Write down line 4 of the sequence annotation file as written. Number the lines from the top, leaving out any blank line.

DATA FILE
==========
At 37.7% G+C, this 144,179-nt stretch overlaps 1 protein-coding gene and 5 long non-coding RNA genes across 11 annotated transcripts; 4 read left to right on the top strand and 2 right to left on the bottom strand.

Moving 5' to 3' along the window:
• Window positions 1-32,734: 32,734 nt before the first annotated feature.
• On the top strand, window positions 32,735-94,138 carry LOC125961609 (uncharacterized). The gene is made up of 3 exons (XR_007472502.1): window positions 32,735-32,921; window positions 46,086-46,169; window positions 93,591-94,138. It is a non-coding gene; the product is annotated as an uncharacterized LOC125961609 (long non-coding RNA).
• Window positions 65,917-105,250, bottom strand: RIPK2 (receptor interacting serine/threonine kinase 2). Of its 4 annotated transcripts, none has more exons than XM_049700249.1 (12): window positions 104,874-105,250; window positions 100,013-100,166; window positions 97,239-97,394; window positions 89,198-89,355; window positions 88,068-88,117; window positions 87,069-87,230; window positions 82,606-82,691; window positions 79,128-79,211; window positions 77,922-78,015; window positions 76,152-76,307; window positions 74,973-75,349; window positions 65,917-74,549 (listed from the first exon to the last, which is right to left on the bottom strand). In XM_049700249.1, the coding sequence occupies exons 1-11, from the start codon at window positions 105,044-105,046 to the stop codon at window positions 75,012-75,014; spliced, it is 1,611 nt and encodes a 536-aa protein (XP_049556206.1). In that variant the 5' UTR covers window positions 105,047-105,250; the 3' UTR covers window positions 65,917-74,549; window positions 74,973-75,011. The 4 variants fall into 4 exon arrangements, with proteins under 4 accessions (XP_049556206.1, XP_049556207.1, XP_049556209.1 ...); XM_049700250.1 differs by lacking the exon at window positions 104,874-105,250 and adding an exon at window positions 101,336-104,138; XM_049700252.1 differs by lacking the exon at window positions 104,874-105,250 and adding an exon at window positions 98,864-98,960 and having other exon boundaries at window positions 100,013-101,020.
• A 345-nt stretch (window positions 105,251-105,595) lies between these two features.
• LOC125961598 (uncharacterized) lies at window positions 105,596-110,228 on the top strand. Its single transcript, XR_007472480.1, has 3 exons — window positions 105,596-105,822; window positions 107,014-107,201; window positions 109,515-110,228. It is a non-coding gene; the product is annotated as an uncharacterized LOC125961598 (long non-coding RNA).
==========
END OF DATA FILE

• On the top strand, window positions 32,735-94,138 carry LOC125961609 (uncharacterized). The gene is made up of 3 exons (XR_007472502.1): window positions 32,735-32,921; window positions 46,086-46,169; window positions 93,591-94,138. It is a non-coding gene; the product is annotated as an uncharacterized LOC125961609 (long non-coding RNA).